Real Patients: Attacks

Transcript

Real Patients
I deployed to Afghanistan and when I came back, the breathing issues is what started after we were doing squadron PT’s. It was literally around a year after I had returned. I could run at the time, you know, a mile and a half in nine, ten minutes. And then I couldn’t run anymore after that.

I can remember one time we were doing a five k and I forgot my inhaler and I had an asthma attack about half way back and I had to walk the rest of the way back. Took me about an hour.

Most people around me they kind of can hear it coming out where they can just, sounds like I’m, you know, gasping for breath.

They would see me always on the ground breathing very heavily.

It kind of felt like somebody had put a plastic bag over my head or something.

I start with a cough and then the cough will get worse. And then I feel like I just cannot catch my breath.

My dog hasn’t been for a walk for a while, outside. And it was nice, dusk, and evening. And it’s usually calm and easy and not too bad except for the flies coming around the corner. And I, my dog took off and I could feel the pressure building up in my chest and I feel the burning sensation and it started expanding like a balloon. And I could only do half breaths trying to keep up with my dog.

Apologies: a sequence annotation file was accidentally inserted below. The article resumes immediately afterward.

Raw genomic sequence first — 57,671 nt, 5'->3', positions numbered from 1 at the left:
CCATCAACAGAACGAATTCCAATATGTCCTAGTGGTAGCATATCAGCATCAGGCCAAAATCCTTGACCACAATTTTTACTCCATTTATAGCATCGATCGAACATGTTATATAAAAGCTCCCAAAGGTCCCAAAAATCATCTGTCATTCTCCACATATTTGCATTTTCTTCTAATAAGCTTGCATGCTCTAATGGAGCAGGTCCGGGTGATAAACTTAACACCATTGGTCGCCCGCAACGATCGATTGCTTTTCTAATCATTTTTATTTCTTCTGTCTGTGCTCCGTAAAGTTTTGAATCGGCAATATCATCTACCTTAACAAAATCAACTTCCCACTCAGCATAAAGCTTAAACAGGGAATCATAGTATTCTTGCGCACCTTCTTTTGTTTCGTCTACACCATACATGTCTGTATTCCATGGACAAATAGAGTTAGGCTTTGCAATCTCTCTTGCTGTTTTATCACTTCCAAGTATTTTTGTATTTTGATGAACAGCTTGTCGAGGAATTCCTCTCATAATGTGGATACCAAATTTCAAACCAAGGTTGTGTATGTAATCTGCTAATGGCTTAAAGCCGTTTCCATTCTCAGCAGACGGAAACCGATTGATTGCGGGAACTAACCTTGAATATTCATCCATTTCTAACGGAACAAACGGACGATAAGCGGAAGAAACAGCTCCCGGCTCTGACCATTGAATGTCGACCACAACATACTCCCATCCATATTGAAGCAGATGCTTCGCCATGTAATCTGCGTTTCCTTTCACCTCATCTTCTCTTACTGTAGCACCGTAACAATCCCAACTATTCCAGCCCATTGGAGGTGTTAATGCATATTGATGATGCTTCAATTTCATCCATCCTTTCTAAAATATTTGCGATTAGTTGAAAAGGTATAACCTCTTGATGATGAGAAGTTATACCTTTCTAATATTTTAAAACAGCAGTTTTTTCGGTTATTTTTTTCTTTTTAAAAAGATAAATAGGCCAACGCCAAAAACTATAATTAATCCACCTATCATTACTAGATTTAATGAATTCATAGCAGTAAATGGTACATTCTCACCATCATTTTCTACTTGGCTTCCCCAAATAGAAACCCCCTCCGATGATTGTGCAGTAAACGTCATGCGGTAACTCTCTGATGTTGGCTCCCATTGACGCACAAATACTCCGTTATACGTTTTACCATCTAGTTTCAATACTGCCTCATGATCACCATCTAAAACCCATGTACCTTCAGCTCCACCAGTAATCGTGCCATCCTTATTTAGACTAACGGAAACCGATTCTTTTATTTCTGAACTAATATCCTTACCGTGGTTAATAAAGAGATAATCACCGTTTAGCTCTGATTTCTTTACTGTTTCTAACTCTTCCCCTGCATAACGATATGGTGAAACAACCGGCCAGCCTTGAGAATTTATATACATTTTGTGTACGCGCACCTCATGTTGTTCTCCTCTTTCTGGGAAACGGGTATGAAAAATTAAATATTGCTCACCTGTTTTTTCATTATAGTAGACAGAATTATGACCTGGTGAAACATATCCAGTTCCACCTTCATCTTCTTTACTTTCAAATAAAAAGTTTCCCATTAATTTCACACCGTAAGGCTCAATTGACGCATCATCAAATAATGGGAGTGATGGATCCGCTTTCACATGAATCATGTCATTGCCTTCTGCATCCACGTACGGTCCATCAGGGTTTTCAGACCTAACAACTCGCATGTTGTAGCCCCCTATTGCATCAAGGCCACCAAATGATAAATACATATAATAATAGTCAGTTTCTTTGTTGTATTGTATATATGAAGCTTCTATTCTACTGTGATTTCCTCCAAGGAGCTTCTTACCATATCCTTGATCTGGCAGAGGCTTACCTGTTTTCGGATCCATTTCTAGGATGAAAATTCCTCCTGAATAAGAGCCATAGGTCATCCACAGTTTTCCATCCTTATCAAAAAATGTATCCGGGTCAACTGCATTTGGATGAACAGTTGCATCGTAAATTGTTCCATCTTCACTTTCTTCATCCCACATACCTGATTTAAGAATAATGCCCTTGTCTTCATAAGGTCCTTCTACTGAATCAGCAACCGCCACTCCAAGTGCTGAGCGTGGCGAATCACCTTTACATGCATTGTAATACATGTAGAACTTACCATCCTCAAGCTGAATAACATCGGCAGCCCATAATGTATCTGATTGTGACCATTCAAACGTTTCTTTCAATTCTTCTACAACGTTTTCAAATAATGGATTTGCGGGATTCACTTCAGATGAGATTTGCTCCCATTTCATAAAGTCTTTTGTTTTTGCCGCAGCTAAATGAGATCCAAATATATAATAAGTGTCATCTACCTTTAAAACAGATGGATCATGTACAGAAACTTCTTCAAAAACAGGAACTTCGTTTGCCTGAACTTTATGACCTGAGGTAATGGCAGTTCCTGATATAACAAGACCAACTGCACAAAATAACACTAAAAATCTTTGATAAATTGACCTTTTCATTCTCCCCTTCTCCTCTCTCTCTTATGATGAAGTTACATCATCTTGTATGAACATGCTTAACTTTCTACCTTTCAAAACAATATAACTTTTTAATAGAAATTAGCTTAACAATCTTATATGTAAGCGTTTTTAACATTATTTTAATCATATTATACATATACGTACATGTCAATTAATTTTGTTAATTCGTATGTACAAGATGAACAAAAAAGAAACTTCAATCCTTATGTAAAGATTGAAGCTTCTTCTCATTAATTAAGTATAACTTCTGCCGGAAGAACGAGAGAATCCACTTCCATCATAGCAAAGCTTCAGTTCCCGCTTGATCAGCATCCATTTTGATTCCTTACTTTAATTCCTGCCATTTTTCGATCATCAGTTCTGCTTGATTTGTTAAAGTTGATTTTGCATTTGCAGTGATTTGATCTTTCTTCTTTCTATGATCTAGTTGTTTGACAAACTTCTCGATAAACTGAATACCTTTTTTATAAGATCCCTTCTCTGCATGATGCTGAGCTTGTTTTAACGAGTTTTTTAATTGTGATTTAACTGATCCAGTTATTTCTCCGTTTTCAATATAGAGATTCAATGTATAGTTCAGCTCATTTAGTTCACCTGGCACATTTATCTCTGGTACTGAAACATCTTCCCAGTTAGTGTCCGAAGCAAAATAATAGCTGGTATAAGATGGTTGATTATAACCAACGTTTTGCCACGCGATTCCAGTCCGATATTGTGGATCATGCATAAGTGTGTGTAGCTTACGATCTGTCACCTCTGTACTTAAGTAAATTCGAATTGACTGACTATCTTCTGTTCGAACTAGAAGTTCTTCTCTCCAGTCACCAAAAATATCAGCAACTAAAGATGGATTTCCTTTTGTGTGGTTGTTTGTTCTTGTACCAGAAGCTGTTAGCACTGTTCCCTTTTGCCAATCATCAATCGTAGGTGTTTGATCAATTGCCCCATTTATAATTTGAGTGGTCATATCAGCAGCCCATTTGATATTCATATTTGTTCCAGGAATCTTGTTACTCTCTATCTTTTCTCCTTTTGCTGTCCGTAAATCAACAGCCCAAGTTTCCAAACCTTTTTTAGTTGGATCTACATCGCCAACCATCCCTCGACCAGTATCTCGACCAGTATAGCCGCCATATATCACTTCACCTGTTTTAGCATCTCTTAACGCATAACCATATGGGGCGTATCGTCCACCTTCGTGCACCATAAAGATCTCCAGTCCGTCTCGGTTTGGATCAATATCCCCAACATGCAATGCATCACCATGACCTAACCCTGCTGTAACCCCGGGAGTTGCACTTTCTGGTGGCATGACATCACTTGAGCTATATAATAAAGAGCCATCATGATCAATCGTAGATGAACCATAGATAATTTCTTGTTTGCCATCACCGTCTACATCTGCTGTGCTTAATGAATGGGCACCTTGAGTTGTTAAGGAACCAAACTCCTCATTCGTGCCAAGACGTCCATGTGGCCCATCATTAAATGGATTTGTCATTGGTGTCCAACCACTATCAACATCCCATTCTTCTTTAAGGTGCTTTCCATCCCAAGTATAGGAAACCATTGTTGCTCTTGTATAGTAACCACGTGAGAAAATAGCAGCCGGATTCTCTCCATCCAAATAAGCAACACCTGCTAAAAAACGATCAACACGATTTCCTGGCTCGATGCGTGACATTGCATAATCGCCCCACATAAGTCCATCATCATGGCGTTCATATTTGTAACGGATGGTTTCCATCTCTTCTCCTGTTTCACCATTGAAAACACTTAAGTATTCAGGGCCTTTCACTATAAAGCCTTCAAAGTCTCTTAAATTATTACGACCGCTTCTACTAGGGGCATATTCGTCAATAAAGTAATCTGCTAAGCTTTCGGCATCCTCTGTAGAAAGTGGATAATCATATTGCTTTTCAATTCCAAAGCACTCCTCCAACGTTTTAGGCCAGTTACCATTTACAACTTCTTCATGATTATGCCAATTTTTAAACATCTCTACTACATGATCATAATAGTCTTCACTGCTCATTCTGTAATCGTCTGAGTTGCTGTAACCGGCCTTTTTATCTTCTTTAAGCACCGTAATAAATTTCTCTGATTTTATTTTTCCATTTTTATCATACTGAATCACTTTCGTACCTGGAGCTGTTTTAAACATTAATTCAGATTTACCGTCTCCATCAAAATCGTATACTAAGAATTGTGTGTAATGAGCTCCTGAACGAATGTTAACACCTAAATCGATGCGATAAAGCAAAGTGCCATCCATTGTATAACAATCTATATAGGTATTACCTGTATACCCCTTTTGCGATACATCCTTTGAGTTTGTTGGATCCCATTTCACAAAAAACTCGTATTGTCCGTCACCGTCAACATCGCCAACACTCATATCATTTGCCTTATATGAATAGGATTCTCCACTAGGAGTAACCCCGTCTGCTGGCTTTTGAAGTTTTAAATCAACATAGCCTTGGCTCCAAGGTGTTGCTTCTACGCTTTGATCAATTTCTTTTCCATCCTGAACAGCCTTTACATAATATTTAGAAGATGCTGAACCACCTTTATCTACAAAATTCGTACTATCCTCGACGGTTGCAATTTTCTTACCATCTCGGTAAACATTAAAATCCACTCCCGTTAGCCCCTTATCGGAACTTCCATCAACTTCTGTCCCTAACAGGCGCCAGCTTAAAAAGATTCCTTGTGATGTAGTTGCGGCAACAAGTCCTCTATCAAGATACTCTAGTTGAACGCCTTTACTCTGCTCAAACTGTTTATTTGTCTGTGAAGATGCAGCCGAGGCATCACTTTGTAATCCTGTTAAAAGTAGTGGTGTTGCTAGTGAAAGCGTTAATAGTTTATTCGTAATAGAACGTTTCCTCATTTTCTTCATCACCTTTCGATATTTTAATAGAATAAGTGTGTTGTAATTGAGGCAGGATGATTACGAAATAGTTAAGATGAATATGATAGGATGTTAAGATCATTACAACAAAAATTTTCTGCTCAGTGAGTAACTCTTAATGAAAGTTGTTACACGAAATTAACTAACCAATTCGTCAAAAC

You can help those attacks obviously with your inhaler. But once you get an attack, it really doesn’t, you know, stop just because you use your inhaler.

When I’m starting to feel poorly, my airways are starting to get tight. Just even bringing the laundry up the stairs from the laundry room can wind me. And I feel like I can’t catch my breath just going up two flights of stairs.

Basically I have to be fast enough so that at about fifty percent or so of my max speed, I can finish my PT test in time. I can run fast enough at about fifty percent speed. If I go faster then that, it is going to trigger my asthma and I will have an attack.

If I try to do too much, I can end up having a full-blown asthma attack and ending up in the hospital.

I always have to have an inhaler on me. Because you never know when you’re going to have an asthma attack. If could be that coworker walking by with that certain perfume that triggers it. It could be hey someone decided to spray the deodorizing spray can to eliminate the bad smell in the bathroom and it could be something that sets you off.

Is this going to stop? Is this going to keep going? I just want to feel better. I want to be able to breathe and do, go about my daily activities without having them hindered by okay, am I going to be out of breath by the time I get into the store? Or I go up the stairs?